An agent or broker will certainly make a living by acting as a powerful advocate during a client's need after a tragedy or significant loss. Overall, creating a broad statement about the value obtained compared to commissions' compensation is hard. The critical insight is that in new business or renewal, the same commission percentage is paid regardless of the amount the client perceives.

Clients who get a lot of money from their agent or broker don't pay more than clients who don't get much weight. The amount of premium to pay commissions may or may not reflect a fair customer cost. Put another way, covering these commissions' fees can not offer much, if any, perceived benefit to clients not participating or relying heavily on their agent or broker.

IT and legacy system costs

Unlike typical goods manufactured, the most tangible item of your insurance product is the document written on. The most expensive piece of equipment" needed to "manufacture" P&C insurance products are the IT systems involved, and many!

Carriers typically provide a policy management system that handles all aspects of quoting, authorizing, and changing insurance policy. These policy management systems may or may not include a billing system (used to control bills and receive payments), a ranking system (used to pricing policy), and an underwriting system (used to determine and manage the risks associated with policy).

A claims system is also used to delegate and monitor claims, capture estimates, update status, collect payments, and other activities. It may or may not be the same method used to measure the cost of a claim.

For auto physical harm claims, accident claims, or property claims, different systems may exist. If a carrier depends on independent agents, integration may be broad and complex for an agency management system. Besides, there are typical litigation processes, enforcement & regulatory problems, complaint resolution, accounting and finance, HR. The IT systems list goes on and on.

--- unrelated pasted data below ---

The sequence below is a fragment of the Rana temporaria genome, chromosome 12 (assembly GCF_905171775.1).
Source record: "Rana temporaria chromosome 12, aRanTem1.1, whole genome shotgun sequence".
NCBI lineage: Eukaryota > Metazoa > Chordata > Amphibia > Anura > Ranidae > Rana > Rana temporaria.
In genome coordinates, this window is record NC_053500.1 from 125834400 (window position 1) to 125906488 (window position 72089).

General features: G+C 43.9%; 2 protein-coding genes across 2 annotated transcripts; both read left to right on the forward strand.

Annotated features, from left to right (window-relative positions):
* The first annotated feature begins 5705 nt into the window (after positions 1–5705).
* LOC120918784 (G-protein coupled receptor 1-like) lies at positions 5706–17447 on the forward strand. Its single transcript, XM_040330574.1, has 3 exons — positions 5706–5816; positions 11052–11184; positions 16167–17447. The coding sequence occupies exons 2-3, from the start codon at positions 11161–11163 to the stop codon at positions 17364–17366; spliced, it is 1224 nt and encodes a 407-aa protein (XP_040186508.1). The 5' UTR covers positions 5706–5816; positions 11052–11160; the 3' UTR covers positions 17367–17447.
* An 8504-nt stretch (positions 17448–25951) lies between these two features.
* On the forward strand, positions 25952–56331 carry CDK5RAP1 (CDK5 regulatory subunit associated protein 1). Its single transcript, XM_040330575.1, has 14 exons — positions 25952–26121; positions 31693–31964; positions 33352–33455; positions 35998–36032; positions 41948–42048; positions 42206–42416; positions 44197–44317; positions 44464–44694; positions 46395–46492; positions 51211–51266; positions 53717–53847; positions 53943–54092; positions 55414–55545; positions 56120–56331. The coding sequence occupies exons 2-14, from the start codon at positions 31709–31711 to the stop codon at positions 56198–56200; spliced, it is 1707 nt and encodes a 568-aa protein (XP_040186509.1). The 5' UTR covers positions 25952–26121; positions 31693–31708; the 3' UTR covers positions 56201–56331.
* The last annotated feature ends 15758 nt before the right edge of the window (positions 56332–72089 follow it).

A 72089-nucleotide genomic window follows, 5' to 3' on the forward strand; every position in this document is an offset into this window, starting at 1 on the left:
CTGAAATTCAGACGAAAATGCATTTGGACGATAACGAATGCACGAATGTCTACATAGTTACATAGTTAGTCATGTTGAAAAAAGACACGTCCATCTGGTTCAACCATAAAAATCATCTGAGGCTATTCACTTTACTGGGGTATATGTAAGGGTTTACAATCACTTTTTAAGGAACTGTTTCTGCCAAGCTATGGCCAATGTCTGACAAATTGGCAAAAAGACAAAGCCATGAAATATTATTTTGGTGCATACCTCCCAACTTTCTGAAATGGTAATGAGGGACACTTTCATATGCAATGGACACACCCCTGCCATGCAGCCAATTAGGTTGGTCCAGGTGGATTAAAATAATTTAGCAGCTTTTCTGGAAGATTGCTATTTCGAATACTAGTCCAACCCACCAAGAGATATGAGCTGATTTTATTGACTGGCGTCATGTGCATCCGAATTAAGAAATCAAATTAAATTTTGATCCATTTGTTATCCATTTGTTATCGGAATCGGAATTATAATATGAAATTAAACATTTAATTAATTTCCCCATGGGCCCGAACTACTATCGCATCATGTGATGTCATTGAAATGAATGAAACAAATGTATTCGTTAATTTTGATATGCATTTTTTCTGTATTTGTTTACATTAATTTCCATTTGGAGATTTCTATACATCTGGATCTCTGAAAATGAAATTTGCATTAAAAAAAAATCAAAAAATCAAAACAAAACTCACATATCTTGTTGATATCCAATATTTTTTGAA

In turn, all of these systems produce data that needs to be collected, converted, and loaded into analytical data stores for actuaries, data scientists, predictive modelers, underwriters, analysts, product managers, and others to gain insight into how the company is doing.

This data enters as structured data (captured inconsistent, extractable formats such as drop-down choices and other fielded data entries) and unstructured data (such as exposure and harm pictures as well as free text explanations and notes). The data must be collected, stored, and made available to all the various business units that need access. Carriers will need robust servers and other hardware to consume such extensive data.

To mention one example, State Farm has over 6,500 terabytes of storage with over ten times the amount of data deposited in Congress Library. Once called the technology "early adopters," most insurers rely on these legacy systems from the 1970s and 1980s.

Big, complicated, and hard to replace legacy systems. They are often costly to maintain and increasingly rely on obsolete technologies and programming languages that have not been taught in schools for decades. Maintenance of these systems is mostly done by experienced employees of corporations heading towards retirement or offshore resources specializing in maintaining and updating them.

Customers may not know their carrier still uses legacy systems. Many have built on their websites new capabilities, including quote and service policies, to have legacy components working overtime behind the scenes. Managing all these systems is expensive, primarily using legacy systems and technologies long past their "sell-by" date. Research firm Celent reports that the insurance industry invested $184.8B globally by the end of 2017, and another report states carriers pay $3B annually to keep obsolete programs running.

Some smaller startup carriers like Clearcover brag about how they can compete against bigger, conventional players because they don't weigh down the costs of maintaining legacy networks. Usually, policyholders are isolated from all this debate of legacy systems versus SaaS alternatives, which leverages cloud computing technology.

If carriers step away from existing systems, they can utilize a platform like Amazon Web Services (AWS) to perform the same functions more cheaply and efficiently. Most consumers don't know and probably don't care about such obscure topics as insurance legacy schemes, but there's one implication that matters: cost. What percent of customers' premiums pay to retain obsolete legacy systems? Price discrepancies are meaningful, but policyholders have no added benefit. If anything, it's the contrary. Which consumer wouldn't pay lower prices to exploit the new technology?

Costs of enforcement and compliance